Spousal maintenance, also known as alimony, is commonly ordered in Arizona divorce cases. Oftentimes, the spouse responsible for making the payments faces difficult financial circumstances, and missing a payment might cross their mind.
Regardless of the economics of their situation, the responsible spouse should do everything in their power to fulfill their court-mandated obligation. The risks of not doing so are never worth it.
Who has to pay alimony?
In Arizona, a spouse has to prove to the judge that they need alimony. And the dollar amount of their alimony payments will be primarily based on their financial situation and history of supporting their spouse. Guided by A.R.S. § 25-319 (A), the court will look at the following factors to determine whether the spouse:
- Lacks sufficient property to provide for their needs
- Lacks the means to support themselves through self-employment
- Contributed significantly to their spouse’s education or training
- Has been married for a long duration that now precludes them from employment
- Put their own career at risk for the benefit of their spouse
If your spouse can demonstrate any of these, then it is likely you will be paying spousal maintenance for a period of time, which brings up an important aspect of alimony — it has an expiration date. You won’t be paying it forever. Whatever time period the court decides, it’s worth it to do whatever you can to meet this temporary obligation.
What are the risks of failing to pay alimony in Arizona?
You risk both civil and criminal action by not paying alimony in Arizona. The spousal support system is highly regulated and administered by the court system, and there are actions that the government and the entitled spouse can take to enforce a judgment for spousal support.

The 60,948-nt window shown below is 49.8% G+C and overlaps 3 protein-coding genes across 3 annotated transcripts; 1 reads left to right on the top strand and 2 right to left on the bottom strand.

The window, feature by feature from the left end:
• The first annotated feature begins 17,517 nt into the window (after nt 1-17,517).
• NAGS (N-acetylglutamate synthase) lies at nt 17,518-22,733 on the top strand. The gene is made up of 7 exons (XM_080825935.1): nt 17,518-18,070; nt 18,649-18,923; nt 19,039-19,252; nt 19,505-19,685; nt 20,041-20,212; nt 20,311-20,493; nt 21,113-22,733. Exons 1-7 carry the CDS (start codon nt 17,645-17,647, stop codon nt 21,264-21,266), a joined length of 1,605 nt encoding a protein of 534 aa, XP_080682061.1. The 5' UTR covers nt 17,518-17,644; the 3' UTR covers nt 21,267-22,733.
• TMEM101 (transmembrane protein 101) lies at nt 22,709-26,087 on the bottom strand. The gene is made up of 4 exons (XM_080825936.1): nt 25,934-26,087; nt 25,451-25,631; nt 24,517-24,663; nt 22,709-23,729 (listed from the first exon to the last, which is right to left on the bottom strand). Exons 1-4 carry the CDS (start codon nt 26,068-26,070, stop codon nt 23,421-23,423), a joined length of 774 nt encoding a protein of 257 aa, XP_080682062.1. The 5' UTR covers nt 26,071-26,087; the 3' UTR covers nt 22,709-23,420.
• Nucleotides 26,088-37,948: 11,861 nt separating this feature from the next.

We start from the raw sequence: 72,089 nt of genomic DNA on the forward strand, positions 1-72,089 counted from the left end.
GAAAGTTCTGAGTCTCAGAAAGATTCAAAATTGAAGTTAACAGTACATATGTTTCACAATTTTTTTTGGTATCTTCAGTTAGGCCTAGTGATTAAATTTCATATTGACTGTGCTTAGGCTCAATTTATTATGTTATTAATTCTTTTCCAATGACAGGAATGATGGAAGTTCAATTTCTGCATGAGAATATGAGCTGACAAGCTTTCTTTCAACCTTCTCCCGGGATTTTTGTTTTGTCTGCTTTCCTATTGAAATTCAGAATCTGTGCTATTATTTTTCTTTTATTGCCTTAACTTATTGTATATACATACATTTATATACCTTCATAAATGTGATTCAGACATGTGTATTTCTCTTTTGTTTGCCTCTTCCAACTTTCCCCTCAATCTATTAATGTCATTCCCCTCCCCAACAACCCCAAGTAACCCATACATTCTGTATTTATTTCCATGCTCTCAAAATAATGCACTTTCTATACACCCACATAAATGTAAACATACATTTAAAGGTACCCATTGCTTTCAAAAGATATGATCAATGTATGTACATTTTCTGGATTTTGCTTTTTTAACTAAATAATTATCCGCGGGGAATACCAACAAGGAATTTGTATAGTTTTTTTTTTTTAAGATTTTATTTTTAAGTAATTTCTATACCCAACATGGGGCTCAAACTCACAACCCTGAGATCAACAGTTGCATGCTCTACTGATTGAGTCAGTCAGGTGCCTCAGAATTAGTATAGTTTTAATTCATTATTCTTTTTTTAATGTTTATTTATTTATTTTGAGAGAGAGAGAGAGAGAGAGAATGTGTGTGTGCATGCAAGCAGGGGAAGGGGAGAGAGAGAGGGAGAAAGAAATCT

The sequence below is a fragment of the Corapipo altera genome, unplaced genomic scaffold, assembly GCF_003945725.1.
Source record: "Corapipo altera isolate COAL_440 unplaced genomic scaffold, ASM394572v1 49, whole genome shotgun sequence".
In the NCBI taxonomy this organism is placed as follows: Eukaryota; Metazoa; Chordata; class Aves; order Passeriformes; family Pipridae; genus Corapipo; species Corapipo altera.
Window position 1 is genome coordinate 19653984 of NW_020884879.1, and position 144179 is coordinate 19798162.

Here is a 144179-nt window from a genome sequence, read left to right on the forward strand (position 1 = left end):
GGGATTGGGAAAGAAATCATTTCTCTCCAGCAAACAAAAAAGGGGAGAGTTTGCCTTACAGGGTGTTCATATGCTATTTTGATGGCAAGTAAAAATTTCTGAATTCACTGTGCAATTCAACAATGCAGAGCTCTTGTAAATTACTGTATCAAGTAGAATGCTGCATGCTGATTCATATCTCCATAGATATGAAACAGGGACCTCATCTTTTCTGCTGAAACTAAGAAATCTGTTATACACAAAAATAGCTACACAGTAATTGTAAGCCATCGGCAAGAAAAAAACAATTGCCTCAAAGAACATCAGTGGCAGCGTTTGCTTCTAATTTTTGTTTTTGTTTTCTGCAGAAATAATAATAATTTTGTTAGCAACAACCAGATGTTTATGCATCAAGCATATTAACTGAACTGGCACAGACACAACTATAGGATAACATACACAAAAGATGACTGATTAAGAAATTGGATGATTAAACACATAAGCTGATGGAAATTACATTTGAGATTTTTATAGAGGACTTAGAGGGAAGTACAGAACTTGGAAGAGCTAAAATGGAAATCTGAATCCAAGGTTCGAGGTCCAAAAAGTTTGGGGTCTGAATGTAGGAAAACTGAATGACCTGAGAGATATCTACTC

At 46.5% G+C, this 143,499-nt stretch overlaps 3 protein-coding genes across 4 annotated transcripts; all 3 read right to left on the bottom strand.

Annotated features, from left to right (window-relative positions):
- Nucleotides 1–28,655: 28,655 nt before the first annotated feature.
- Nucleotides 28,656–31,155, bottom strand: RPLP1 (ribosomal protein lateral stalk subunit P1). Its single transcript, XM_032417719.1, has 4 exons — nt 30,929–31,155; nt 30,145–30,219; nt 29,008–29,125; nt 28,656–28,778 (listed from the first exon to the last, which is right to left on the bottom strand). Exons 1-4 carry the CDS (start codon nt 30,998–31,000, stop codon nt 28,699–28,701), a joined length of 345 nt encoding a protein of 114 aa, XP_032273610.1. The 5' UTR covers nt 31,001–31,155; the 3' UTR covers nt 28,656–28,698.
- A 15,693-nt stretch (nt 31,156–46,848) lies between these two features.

If you fail to pay alimony, your spouse has options that may wreak havoc on your financial situation. The first thing they will do is seek a money judgment, which will empower them to take a variety of legal actions against you to recover missed spousal support payments.
Typically, a spouse with a money judgment may have the court:
- Put a lien on your property
- Garnish your wages
- Seek a writ of execution
- Levy your bank account
In other words, if you have the resources to cover the money judgment, then there’s probably a way for your spouse to get them. The result of them doing so can have more consequences than simply reducing your net worth.
For example, all of the above-listed actions can negatively affect your professional reputation and your credit report. Employers are increasingly interested in employees’ histories of fulfilling their financial obligations. Failing to pay court-mandated spousal support can reflect badly on a job applicant.
Additionally, failing to pay alimony in Arizona puts your credit rating at serious risk. According to Arizona law, court-ordered spousal maintenance shall be included on your credit report. Missing payments will drop your score and stay on your record for years.
The district attorney takes an interest in failure-to-pay cases. Under the Criminal Code of Arizona, it’s a misdemeanor and comes with the possibility of up to six months in jail and fines.
Effective Help for Divorced Couples
If you have missed or might miss a spousal support payment, there are actions you can take to help remedy your situation.
With Cohen Family Law, we represent clients from diverse backgrounds in all aspects of family law. We understand the stressful nature of divorce proceedings and appreciate the high stakes involved. We constantly work to resolve the many conflicts involved in divorce and obtain favorable settlements for our clients. Contact our team today.